Abandoned Mine Land Trust Fund

The Surface Mining Control and Reclamation Act of 1977 provides for the restoration of mine lands, abandoned or left inadequately restored before August 3, 1977. Production fees of 35 cents per ton of surface-mined coal, 15 cents per ton of coal mined underground, and 10 cents per ton of lignite have been collected from coal producers at all active coal mining operations (those numbers are 28, 12 and 8 respectively as of 2006). The fees deposited into the Abandoned Mine Reclamation Fund are used to pay the reclamation costs of AML projects. The fund consists of fees, contributions, late payment interest, penalties, administrative charges, and interest earned on investment of the fund’s principal. From January 30, 1978, when the first fees were paid, through June 30, 2007, the fund had collected $7,013,239,421 and fund appropriations totaled $5,493,809,291.

In 2006, Pennsylvania was almost left out on a rare opportunity to both restore the environment and create needed jobs in the state’s coal mining counties, as feel collection for the Surface Mining Control and Reclamation Act (SMCRA) of 1977 was “sun-setting.”

“It will take action by Congress and the President to change that,” said members of a statewide alliance of environmental groups, watershed associations, conservancies, and conservation districts that have joined a nationwide campaign to speed up efforts to reclaim old abandoned mine land and thousands of miles of streams impacted by abandoned mine drainage, more commonly known as AMD.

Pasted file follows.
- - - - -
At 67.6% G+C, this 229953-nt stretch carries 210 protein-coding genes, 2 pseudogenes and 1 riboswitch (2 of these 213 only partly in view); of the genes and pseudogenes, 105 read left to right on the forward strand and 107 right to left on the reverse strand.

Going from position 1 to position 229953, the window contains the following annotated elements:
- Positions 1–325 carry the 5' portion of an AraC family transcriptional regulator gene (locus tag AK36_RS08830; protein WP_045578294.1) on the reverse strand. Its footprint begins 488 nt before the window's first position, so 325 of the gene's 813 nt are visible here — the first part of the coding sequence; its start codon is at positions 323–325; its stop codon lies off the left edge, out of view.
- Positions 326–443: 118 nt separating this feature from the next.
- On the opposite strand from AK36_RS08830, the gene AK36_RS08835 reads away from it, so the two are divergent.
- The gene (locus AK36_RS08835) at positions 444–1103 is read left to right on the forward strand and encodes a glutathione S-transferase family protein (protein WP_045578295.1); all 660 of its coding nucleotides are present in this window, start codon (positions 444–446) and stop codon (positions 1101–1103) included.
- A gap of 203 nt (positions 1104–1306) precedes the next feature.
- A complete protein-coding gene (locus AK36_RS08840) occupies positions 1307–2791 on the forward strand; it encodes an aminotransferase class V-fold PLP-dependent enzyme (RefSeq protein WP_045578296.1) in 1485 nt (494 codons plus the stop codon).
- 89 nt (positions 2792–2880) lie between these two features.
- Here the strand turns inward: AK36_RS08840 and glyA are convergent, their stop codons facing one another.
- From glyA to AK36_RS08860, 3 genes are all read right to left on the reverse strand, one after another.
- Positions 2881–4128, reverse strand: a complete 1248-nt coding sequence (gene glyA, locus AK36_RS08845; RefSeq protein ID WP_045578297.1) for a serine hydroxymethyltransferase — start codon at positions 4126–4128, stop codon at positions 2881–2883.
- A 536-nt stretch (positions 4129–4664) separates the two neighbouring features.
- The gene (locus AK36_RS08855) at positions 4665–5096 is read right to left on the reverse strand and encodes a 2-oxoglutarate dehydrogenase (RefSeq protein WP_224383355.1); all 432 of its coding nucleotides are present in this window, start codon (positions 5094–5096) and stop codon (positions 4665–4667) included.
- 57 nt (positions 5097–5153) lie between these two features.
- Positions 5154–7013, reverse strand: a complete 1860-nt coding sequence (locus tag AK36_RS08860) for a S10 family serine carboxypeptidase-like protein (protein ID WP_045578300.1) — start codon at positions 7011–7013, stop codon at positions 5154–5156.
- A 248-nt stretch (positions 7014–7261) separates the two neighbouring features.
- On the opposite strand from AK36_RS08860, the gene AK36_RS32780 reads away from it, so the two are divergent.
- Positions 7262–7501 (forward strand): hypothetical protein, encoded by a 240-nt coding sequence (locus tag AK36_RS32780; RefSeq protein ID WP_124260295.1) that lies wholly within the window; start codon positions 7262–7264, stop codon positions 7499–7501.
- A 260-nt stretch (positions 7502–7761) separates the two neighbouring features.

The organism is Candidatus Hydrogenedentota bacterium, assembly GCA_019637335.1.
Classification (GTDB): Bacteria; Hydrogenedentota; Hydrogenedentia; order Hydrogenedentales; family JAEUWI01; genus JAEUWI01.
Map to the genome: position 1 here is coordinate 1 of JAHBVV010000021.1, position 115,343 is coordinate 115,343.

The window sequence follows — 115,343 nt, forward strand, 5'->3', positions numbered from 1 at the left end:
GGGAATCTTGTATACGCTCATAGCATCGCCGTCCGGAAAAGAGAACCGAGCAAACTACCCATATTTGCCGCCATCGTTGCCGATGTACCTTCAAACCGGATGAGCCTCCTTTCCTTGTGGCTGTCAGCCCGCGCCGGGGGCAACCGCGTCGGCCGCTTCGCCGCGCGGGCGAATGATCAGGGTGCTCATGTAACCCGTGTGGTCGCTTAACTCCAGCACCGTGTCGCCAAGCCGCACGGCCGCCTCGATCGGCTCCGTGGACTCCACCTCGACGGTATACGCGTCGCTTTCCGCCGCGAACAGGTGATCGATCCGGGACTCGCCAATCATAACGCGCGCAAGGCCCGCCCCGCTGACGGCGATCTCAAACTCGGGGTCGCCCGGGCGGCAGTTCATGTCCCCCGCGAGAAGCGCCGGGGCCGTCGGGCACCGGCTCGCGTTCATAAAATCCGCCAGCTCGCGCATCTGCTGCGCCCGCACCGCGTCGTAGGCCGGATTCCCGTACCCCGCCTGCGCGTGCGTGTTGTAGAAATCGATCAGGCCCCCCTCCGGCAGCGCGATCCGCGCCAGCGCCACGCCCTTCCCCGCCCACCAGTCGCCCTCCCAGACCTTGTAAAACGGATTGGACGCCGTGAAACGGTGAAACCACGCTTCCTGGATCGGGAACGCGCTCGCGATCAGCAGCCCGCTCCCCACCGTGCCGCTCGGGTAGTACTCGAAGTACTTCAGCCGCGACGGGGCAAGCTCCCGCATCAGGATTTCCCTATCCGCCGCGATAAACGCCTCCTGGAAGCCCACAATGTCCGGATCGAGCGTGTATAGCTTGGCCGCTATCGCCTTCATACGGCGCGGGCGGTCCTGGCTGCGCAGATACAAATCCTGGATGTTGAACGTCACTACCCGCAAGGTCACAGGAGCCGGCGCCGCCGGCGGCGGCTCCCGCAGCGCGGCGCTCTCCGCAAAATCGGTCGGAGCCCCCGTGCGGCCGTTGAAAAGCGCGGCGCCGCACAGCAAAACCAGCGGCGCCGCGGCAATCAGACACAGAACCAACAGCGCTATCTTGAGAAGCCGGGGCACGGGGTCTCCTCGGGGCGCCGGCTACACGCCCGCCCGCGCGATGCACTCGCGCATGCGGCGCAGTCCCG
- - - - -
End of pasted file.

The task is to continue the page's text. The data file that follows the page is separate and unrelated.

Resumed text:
“…and it did.” In December 2006, as one of the 109th Congress’ final acts before adjourning, the House and Senate passed legislation extending and revamping a federal law that mandates a reclamation fee on each ton of coal produced in the country. The fee collection will sunset again in 2020, but that doesn’t mean that AML Reclamation will be complete.  Here are some interesting infographics that were made as we are 2/3 or the way through the 15 year reauthorization.  They make a good case to show that reauthorization will be needed in 2020.

AML_Program_Visualization_2016_Page_1 AML_Program_Visualization_2016_Page_2 AML_Program_Visualization_2016_Page_3


Reclamation efforts in the coalfields across the country depend on this coal fee. This fee is justified because for three centuries coal companies paid nothing back to the communities and lands that they scarred. Mining operations only last for so many years, but the hazardous effect it has on the land and water continue for centuries afterwards, causing health and safety issues for those who live near former mines. In 2016, 5.5 Million Americans still live less than a mile from a dangerous abandoned mine site. By 2022, Pennsylvania will expect to see approximately $1.4 billion in funding to help reclaim an estimated $15 billion problem.

How can you help?  Urge your U.S. Congressional Representative to support the reauthorization of the AML Trust Fund for continued reclamation of hazardous abandoned mine lands throughout the nation!  Copy the previous sentence then go to our Write Your Legislator page.

AML Trust Fund Resources

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